Vanuatu's waters hid the remnants of war, discovers Roderick Eime.

She stares serenely out from her dark alcove, blissfully unperturbed by her plight. Her perfect porcelain features show no emotion as she surveys the small gathering before her with neither comfort nor contempt.

She has no name, referred to only as "The Lady". This figure dwells here, 45m beneath the surface, and has done so for the last 70 years. During her glory years, those wonderful times before the war, she presided over the well-to-do and who's-who of American society as they cruised the Pacific aboard the grand SS President Coolidge.

Built in 1931 for a life of luxurious Pacific cruising, the 200m SS President Coolidge roamed the oceanic playgrounds of Hawaii, Hong Kong and Japan, to where she sped in record time from San Francisco.

Her guests reclined around two swimming pools, preened themselves in salons, worked out in gyms or just hung out at the soda fountain. Her fate, however, was anything but salubrious.


As war in the Pacific intensified, the US War Department sent her on voyages around the expanding theatre. She evacuated US civilians and government personnel from Hong Kong and other ports as the tensions escalated and in 1941 she was converted to troopship operations and put to work bolstering Allied garrisons.

On October 26, 1942 the fully loaded Coolidge approached the US base of Luganville on the island of Espiritu Santo and, ever concerned about enemy submarines, Captain Henry Nelson made a beeline for the entrance channel.

What somebody had omitted to tell Nelson, however, was that the channel was mined and no sooner had the Coolidge poked its bow into the opening ... ka-boom! And then another ka-boom!

Nelson knew he had no hope of saving his ship so he steamed for shore in an attempt to beach the 22,000 tonne liner, but he struck a reef instead. For 90 minutes the Coolidge teetered on the edge while 5340 men calmly scaled rope ladders and waded ashore. Then, the huge ship listed and slipped backward into deep water. Only two men lost their lives.

Today the wreck is one of the world's most famous dives, satisfying both experienced and novice divers alike. She lies ingloriously on her port side in 21-73m of water and local dive operators have concocted dozens of adventures above and within the ship.

Inside the hull are all manner of war materiel, including vehicles, ammunition, artillery and heavy equipment as well as personal items like small arms, helmets, boots and medical supplies.

The preservation of the wreck and its development as a tourist site is due largely to one man, Allan Power, who began exploring the sunken vessel back in the 1970s when salvagers came to recover the propellers and other valuable items.

Disturbed by the damage being wrought by indiscriminate plundering, Power successfully lobbied the Vanuatu Government to protect the site, which was achieved in 1983.


Pushing 80 and dubbed "Mr President" by his adoring fans, Power has made about 25,000 dives on the Coolidge, a feat that earned him inclusion in the Scuba Diving Hall of Fame at a glittering ceremony in the Cayman Islands last year.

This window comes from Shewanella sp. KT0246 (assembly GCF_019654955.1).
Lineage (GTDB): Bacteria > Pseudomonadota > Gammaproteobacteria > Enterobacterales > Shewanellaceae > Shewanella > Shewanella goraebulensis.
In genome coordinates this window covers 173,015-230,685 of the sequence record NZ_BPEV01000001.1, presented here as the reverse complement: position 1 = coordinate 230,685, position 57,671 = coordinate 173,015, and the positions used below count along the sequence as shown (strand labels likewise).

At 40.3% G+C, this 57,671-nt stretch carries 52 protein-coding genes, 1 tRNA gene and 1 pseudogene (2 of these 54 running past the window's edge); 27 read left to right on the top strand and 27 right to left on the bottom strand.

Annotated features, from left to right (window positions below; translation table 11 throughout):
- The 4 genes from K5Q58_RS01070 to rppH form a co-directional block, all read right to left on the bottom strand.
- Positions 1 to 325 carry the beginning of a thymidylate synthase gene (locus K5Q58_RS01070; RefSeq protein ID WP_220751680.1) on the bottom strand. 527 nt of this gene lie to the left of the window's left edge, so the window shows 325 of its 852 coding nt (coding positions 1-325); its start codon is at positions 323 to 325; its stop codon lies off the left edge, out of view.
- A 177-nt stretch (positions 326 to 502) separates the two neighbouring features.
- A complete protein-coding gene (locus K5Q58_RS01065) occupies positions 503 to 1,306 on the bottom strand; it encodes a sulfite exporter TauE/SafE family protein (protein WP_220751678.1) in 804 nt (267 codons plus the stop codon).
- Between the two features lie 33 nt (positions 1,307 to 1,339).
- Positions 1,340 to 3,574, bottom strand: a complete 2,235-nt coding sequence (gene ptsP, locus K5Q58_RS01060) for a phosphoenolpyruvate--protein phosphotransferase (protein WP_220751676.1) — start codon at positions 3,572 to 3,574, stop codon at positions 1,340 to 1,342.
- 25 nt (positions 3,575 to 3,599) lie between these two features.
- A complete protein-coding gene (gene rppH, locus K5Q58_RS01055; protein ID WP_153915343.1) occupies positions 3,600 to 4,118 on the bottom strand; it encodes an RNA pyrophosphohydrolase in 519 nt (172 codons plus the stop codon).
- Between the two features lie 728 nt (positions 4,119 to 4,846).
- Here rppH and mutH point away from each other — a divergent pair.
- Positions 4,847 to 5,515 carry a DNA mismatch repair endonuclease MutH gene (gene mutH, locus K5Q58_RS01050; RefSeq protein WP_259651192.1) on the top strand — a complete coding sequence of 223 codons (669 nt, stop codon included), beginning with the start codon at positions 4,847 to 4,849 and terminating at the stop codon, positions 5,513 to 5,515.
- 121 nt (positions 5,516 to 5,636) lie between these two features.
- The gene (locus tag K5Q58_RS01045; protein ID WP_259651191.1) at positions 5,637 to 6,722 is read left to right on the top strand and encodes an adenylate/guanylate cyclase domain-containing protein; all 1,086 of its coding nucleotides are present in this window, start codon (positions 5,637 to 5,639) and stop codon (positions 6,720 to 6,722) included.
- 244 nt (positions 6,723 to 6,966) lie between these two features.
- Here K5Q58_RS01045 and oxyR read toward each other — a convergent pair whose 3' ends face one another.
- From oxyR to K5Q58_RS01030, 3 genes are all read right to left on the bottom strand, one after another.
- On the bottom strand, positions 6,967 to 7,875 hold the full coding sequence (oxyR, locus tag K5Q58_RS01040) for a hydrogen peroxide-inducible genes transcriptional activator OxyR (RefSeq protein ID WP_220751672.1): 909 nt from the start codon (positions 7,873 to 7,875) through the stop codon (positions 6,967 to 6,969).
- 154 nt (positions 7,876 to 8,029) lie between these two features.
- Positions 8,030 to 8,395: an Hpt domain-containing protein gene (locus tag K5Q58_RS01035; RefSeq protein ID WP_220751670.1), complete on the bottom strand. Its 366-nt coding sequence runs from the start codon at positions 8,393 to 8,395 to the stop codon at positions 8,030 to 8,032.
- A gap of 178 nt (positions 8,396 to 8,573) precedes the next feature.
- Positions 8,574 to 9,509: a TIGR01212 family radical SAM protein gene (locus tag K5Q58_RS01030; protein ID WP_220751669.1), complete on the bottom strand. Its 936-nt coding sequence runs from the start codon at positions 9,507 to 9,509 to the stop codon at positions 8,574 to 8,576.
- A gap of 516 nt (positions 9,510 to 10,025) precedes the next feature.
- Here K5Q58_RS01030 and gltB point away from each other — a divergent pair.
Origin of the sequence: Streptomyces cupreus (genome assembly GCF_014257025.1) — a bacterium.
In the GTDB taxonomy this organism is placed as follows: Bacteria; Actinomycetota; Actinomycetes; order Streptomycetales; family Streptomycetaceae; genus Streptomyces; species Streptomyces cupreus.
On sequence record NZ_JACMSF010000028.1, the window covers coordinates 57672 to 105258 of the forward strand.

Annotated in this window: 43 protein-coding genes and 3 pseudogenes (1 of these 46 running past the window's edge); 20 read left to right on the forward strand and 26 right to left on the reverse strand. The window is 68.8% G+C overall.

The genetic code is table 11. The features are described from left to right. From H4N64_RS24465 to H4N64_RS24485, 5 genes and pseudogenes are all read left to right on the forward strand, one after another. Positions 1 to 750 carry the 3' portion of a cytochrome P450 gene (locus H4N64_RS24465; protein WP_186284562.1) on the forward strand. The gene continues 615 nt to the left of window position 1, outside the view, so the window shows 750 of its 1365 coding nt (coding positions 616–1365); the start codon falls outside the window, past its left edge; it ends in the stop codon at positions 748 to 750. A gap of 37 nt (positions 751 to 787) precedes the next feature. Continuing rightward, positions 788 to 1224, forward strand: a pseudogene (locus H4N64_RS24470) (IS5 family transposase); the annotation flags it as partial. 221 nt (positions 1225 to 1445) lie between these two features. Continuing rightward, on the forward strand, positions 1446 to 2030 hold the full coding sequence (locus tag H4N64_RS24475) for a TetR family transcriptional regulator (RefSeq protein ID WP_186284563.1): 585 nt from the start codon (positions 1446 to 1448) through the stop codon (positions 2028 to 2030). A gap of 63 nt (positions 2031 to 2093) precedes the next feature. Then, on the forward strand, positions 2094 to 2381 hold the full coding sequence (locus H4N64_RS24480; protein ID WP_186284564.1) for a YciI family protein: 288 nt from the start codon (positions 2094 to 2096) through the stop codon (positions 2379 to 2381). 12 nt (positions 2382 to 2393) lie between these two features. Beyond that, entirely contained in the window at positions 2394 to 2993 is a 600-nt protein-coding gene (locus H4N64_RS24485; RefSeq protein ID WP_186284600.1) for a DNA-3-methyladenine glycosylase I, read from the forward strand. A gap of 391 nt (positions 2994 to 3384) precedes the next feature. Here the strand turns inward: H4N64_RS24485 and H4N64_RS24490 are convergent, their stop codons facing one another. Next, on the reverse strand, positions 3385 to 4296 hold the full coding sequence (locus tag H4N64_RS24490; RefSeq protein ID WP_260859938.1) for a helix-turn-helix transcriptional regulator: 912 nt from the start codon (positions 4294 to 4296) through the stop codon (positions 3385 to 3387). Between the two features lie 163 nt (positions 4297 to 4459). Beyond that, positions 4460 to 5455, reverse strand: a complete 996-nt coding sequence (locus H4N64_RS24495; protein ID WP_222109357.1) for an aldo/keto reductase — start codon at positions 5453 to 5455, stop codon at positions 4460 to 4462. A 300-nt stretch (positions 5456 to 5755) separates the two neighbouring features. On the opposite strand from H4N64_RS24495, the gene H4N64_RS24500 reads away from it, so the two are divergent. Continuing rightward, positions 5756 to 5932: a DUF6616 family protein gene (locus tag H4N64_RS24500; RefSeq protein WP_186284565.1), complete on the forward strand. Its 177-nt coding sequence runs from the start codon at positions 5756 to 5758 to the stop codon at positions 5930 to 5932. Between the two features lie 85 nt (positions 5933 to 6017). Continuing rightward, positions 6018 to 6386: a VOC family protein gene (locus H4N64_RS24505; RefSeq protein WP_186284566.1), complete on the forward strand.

"I started diving in 1949 with equipment I made myself," says Power, recalling a time long before scuba diving was a recreational pursuit.

"Now diving is just one of many adventure sports almost anyone can do."

While Power laments that scuba diving has lost some of its edge, the quality and reliability of modern scuba gear means more people can safely dive sites like Santo, where there are at least four other busy dive shops in operation.

But the Coolidge is no pushover. With dark caverns and some tight swim-throughs, nitrogen narcosis is also an issue below 30m.

Beyond the Coolidge and out into the Segond Channel, there are many easy dives with colourful marine life and coral at depths less than 20m.

Vanuatu and Santo make an ideal location to enjoy a rewarding holiday and get your PADI Open Water endorsement for diving anywhere in the world.

The township of Luganville, built from scratch by the Americans as a forward supply base in World War II, is a relaxed and unhurried place with many remnants of its formative years like Quonset (Nissen) huts, harbour walls and piers as well as artefacts to remind us.

Apart from the vivid writings of James Michener, who set his best-selling novel Tales of the South Pacific on Santo, perhaps the greatest souvenir is the bewildering jumble of equipment dumped into the sea at what is now called Million Dollar Point. Here, snorkellers can drift over trucks, cranes, earthmovers and sundry debris that serve as a reminder to the futility and waste of war.

The Lady, however, cares little for the excesses of mankind. Her world will always be sheltered from the unkind and filled only with admirers.

Getting there: Luganville, on the island of Espiritu Santo, is served by Air Vanuatu, which also flies from Sydney, Melbourne, Brisbane, Auckland, Noumea, Nadi and Honiara to Port Vila.

Staying there: Beachfront Resort offers excellent mid-range accommodation overlooking the sheltered waters of Segond Channel and Aore Island.

Playing there: Allan Power Dive Tours offers diving for all levels and abilities. The 70th Anniversary of the sinking of SS President Coolidge is on October 26, 2012.

Further information: See

The writer was a guest of Vanuatu Tourism.